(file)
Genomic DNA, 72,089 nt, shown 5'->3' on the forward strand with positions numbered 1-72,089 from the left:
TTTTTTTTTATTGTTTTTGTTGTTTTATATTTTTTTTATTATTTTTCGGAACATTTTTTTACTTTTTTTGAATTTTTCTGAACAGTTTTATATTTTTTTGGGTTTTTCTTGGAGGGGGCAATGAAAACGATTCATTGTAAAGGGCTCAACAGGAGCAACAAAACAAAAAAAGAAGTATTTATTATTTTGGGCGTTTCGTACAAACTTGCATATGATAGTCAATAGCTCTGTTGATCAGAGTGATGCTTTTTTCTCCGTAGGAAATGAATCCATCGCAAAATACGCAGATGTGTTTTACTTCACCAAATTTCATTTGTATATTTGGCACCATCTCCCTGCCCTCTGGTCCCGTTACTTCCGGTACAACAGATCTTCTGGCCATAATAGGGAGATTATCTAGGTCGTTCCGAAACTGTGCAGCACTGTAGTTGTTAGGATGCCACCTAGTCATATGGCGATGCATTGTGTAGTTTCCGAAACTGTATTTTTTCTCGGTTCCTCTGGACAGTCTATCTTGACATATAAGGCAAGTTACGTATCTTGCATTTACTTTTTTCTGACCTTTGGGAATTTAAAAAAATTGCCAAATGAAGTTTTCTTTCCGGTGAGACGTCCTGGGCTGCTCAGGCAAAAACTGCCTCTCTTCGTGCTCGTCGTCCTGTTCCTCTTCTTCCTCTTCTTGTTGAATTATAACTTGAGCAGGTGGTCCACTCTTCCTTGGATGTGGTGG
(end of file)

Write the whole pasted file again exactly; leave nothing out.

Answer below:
Genomic DNA, 72,089 nt, shown 5'->3' on the forward strand with positions numbered 1-72,089 from the left:
TTTTTTTTTATTGTTTTTGTTGTTTTATATTTTTTTTATTATTTTTCGGAACATTTTTTTACTTTTTTTGAATTTTTCTGAACAGTTTTATATTTTTTTGGGTTTTTCTTGGAGGGGGCAATGAAAACGATTCATTGTAAAGGGCTCAACAGGAGCAACAAAACAAAAAAAGAAGTATTTATTATTTTGGGCGTTTCGTACAAACTTGCATATGATAGTCAATAGCTCTGTTGATCAGAGTGATGCTTTTTTCTCCGTAGGAAATGAATCCATCGCAAAATACGCAGATGTGTTTTACTTCACCAAATTTCATTTGTATATTTGGCACCATCTCCCTGCCCTCTGGTCCCGTTACTTCCGGTACAACAGATCTTCTGGCCATAATAGGGAGATTATCTAGGTCGTTCCGAAACTGTGCAGCACTGTAGTTGTTAGGATGCCACCTAGTCATATGGCGATGCATTGTGTAGTTTCCGAAACTGTATTTTTTCTCGGTTCCTCTGGACAGTCTATCTTGACATATAAGGCAAGTTACGTATCTTGCATTTACTTTTTTCTGACCTTTGGGAATTTAAAAAAATTGCCAAATGAAGTTTTCTTTCCGGTGAGACGTCCTGGGCTGCTCAGGCAAAAACTGCCTCTCTTCGTGCTCGTCGTCCTGTTCCTCTTCTTCCTCTTCTTGTTGAATTATAACTTGAGCAGGTGGTCCACTCTTCCTTGGATGTGGTGG